“It will happen”
Ominous words from the National Geographic channel and their premier movie this weekend. Not really sure how the news reporter can still report given the aforementioned blackout, and also not sure why toilets cease to work when you lose power, but the point is taken. We are all at the mercy of roving mobs of vigilantes because of the dangers of a cyber attack.
I am counting the days until Western developed countries encourage people to duck and cover, like they did during the Cold War in the event of nuclear attacks, to avoid the damage from a massive cyber attack. Constantly, the security industry, both conventional and internet protection based industry, keeps trumpeting the coming cyber doomsday. We see it in this show, we see it in NBC’s Revolution, and we see it in government testimonies. The fear of digital security has even creeped into the Obamacare dispute.
The National Geographic channel offers its own take on the issue with American Blackout which premiered on Sunday the 27th. The story is familiar. America is unprepared. Malicious actors seek to destroy our way of life. Since we are so digitally dependent, a massive cyber attack that destroys the grid will irrevocably alter our way of life. Sorry little girl, Daddy is not coming come, ever, because the internet is not working. I remember a time when the National Geographic channel would actually produce real informational content, not disaster porn like the Weather Channel.
Have we collectively lost our minds? It is as if we cannot remember a time as recently as 20 years ago; when no one had fast internet service, when we had to look up information in encyclopedias, and you know, actually talk to people. Has nearly a decade of no obvious and serious threat to the homeland produced a sense of mass hysteria where we are actually convinced that we fear the thing we trust the most? Most assume that the cyber arena is an area of vulnerability. That more connections make us less secure and more vulnerable, but if anything, the internet era has actually demonstrated that we place profound trust in cyberspace. We give forth our details, connections, and memories with little question. This buzzfeed examination of what happens when you sign up for Facebook in 2013 really illustrates this point. We seem compliant with giving digital sources access to our most prized and sacred possessions, our computers.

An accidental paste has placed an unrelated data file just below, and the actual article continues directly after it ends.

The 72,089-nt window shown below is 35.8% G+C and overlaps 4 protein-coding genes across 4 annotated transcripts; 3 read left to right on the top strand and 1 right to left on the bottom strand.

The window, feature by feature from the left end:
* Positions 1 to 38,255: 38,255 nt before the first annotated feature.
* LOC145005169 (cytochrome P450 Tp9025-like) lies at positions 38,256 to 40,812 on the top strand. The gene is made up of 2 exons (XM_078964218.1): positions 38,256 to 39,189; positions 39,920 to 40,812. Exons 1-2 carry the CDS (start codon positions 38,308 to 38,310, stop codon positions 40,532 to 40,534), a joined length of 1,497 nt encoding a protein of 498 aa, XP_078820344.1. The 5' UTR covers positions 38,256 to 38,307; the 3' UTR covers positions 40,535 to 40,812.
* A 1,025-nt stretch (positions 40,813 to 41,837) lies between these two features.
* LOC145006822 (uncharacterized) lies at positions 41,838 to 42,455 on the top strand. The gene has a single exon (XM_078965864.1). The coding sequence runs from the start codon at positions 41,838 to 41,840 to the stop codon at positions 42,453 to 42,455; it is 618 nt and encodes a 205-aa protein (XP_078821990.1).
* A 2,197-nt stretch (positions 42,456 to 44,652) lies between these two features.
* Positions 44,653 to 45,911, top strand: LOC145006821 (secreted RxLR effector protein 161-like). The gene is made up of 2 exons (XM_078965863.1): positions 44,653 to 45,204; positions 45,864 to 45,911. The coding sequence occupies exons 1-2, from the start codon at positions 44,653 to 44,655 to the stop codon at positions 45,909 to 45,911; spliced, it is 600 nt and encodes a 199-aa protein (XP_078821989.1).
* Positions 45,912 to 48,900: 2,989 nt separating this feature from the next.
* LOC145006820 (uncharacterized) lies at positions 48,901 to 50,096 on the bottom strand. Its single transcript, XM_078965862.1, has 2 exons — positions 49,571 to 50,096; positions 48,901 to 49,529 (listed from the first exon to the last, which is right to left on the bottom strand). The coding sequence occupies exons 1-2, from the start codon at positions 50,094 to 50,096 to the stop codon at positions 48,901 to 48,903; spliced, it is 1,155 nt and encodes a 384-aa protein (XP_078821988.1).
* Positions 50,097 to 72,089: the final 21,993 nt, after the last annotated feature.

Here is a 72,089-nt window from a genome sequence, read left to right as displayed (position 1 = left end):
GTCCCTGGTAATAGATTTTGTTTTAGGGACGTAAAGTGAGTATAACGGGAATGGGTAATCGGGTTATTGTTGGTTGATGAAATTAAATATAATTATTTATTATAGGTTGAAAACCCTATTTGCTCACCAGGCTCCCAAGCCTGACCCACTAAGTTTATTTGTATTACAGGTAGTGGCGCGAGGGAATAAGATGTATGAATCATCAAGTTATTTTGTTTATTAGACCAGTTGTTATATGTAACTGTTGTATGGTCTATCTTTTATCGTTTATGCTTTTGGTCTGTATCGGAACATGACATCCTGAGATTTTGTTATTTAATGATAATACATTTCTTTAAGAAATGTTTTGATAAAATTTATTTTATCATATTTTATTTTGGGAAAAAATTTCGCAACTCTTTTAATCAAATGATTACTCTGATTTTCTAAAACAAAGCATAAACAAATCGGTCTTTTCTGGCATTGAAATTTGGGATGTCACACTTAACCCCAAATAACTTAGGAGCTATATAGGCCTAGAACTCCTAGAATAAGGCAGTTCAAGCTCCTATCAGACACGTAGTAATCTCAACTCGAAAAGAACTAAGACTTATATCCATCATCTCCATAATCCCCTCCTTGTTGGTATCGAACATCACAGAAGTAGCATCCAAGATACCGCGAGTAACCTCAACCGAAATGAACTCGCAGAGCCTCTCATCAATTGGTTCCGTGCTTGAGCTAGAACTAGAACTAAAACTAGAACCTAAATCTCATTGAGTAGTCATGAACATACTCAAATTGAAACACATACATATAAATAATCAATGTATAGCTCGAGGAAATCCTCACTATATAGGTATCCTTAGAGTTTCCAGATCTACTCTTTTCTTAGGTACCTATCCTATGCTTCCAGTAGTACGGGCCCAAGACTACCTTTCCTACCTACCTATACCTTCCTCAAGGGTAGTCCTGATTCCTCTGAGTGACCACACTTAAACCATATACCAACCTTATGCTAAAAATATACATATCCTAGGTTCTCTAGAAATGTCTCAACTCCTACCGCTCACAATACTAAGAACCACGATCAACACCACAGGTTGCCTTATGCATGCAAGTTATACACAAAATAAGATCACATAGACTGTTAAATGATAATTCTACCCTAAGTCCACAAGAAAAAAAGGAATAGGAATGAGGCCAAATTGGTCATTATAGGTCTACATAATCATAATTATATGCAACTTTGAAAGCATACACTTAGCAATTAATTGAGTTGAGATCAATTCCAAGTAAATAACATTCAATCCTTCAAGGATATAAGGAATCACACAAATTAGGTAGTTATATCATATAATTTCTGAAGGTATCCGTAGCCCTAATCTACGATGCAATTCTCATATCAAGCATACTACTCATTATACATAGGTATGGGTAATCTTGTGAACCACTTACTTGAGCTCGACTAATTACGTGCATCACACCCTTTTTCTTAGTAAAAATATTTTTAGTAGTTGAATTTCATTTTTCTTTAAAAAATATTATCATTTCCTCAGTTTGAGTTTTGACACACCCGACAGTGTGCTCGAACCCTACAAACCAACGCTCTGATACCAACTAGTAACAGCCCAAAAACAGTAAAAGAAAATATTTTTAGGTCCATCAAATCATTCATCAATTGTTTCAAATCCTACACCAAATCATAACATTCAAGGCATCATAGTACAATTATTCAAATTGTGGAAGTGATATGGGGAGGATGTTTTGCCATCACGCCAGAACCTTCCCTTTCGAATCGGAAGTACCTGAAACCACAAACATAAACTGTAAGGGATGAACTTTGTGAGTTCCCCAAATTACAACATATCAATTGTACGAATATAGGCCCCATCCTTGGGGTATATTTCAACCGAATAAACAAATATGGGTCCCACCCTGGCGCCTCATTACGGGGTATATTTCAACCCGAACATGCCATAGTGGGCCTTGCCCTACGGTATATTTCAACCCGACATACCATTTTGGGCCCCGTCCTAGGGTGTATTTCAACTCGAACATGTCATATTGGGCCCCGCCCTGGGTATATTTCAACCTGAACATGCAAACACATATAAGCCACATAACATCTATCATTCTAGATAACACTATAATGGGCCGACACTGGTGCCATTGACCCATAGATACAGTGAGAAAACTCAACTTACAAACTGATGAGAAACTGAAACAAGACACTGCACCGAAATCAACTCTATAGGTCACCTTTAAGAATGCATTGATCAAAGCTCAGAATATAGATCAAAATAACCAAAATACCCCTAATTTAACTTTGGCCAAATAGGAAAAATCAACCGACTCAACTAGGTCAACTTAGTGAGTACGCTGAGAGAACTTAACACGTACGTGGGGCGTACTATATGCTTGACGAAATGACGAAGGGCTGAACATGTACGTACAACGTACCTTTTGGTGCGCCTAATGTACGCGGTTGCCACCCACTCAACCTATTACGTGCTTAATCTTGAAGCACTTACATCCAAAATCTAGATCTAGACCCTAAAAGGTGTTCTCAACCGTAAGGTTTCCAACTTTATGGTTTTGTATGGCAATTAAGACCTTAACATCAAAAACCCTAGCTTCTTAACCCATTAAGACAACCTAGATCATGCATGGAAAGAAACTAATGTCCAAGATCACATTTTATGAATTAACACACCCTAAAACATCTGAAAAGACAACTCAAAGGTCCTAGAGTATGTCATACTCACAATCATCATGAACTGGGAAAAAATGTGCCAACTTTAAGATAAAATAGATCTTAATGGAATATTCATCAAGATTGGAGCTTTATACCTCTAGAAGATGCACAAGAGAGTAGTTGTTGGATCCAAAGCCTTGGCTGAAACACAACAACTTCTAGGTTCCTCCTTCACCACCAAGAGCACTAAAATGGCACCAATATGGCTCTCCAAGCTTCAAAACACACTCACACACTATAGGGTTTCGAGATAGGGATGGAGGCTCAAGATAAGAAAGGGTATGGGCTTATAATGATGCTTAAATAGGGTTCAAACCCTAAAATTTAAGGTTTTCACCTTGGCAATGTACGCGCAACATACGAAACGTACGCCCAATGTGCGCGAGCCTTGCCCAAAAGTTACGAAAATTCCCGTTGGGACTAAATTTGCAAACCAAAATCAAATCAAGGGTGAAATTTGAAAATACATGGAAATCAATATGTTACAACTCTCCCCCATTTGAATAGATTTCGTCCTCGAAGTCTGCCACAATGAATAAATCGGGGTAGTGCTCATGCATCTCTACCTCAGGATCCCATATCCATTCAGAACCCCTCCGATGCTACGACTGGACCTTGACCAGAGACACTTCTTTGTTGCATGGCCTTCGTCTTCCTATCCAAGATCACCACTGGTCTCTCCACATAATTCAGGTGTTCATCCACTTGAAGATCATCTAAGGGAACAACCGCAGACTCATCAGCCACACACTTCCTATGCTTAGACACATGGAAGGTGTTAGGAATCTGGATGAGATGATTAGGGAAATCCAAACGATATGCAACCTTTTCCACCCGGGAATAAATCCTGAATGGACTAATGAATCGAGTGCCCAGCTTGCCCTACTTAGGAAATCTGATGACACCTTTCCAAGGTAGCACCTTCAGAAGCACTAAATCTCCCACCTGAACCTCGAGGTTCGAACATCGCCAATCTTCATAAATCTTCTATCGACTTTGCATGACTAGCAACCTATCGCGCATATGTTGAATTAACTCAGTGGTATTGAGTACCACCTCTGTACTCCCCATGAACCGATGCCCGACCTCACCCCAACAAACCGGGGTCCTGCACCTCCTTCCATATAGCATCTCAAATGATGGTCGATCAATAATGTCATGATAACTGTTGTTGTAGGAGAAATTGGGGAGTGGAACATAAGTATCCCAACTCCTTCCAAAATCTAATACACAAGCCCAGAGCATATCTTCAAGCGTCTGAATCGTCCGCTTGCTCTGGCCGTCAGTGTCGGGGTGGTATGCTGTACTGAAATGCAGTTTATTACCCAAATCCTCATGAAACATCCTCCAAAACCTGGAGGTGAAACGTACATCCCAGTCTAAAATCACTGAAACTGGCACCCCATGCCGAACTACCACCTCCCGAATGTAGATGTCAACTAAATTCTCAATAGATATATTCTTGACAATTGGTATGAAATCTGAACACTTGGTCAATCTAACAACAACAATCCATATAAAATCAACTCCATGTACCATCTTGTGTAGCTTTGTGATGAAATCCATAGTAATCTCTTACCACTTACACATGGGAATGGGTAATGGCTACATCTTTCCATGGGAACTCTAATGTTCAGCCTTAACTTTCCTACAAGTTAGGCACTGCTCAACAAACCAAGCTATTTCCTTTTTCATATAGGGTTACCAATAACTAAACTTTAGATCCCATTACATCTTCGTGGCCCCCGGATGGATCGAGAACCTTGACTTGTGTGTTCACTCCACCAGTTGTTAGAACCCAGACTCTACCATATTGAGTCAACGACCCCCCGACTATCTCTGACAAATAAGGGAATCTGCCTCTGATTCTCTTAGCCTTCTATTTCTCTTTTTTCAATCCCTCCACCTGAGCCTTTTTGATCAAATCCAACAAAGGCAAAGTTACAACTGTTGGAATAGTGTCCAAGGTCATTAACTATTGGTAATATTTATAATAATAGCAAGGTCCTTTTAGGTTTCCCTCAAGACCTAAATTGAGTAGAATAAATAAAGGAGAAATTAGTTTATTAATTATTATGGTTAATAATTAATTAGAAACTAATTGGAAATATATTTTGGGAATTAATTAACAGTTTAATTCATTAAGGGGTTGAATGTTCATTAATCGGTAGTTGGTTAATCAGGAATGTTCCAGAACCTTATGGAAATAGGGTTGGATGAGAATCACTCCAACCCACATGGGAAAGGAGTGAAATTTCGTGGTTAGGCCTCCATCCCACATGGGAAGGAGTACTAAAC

I have been joined by a few other scholars in advancing the point that the coming cyber doomsday is an inflated threat. A forthcoming Journal of Peace Research article I have with Ryan Maness further demonstrates that of the cyber “attacks” (we prefer the term incidents and disputes) that have been witnessed in the last ten years, most have been of very low severity and impact. The greatest cyber attack of our time, Stuxnet, has already been debunked as an important event in that evidence actually shows that Iran was able to increase uranium production during the period of attack, not decrease it as suggested by security sources.
There needs to be a reevaluation of what we call the security paradigm. The basic idea is that we are insecure in this world and threats are out there. Our reaction to these threats will either save us or doom us. My perspective is that our reaction to these threats can actually make the issue worse in that we set off the security dilemma. Our reaction to fears can make these fears a reality by encouraging other states to build the same cyber capabilities. The last decade has seen a profound overreaction to the terrorism threat. We will see the next decade as evidence of a profound overreaction to the cyber threat. What threat is next on the list? How will we overreact to it?
Sorry little girl, Daddy is not coming home because Twitter is down. Now go hide under your desk, but don’t check Facebook, because its dead!